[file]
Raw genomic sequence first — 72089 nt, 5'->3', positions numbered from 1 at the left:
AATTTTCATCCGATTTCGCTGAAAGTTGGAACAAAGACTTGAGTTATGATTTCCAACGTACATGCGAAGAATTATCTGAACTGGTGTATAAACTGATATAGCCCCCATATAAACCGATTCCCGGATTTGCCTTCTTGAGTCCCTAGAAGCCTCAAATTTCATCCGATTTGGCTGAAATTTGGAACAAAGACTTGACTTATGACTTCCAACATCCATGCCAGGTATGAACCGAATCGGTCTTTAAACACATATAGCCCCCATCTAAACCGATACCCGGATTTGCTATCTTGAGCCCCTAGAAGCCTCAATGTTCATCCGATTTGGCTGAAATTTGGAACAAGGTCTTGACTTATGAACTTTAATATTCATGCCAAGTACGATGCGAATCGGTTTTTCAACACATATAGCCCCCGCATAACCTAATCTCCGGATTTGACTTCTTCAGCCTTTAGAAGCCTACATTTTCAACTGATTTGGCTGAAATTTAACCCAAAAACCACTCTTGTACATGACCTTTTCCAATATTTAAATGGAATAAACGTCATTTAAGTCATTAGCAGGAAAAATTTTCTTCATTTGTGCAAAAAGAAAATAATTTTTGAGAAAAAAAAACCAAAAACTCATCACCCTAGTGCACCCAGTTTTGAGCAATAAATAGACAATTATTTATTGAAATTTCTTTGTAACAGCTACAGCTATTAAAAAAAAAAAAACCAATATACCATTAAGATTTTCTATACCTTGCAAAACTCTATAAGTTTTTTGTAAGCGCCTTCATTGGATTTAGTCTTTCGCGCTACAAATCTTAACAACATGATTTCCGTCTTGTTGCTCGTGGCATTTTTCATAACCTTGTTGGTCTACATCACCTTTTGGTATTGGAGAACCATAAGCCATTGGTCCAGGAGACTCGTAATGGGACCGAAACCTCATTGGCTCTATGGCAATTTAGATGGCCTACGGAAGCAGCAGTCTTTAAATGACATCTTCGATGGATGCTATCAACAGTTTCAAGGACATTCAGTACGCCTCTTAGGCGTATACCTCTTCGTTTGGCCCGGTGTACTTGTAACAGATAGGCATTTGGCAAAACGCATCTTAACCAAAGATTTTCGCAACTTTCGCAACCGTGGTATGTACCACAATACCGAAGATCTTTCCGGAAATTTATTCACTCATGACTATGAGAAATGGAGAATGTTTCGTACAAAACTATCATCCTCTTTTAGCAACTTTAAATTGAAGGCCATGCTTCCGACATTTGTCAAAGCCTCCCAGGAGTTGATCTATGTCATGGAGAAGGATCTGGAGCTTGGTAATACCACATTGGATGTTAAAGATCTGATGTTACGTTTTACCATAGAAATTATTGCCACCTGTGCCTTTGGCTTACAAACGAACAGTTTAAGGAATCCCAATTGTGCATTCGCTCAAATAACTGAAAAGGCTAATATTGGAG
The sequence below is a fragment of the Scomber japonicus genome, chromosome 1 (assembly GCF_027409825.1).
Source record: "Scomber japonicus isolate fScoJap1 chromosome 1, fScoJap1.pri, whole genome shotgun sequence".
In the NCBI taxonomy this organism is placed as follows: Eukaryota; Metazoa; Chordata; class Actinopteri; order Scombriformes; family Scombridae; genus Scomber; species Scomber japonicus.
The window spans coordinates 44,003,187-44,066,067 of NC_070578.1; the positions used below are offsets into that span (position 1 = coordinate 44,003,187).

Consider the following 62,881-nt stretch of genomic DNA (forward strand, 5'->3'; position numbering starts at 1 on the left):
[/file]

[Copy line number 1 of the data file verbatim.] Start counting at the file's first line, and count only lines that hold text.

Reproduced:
Raw genomic sequence first — 72089 nt, 5'->3', positions numbered from 1 at the left: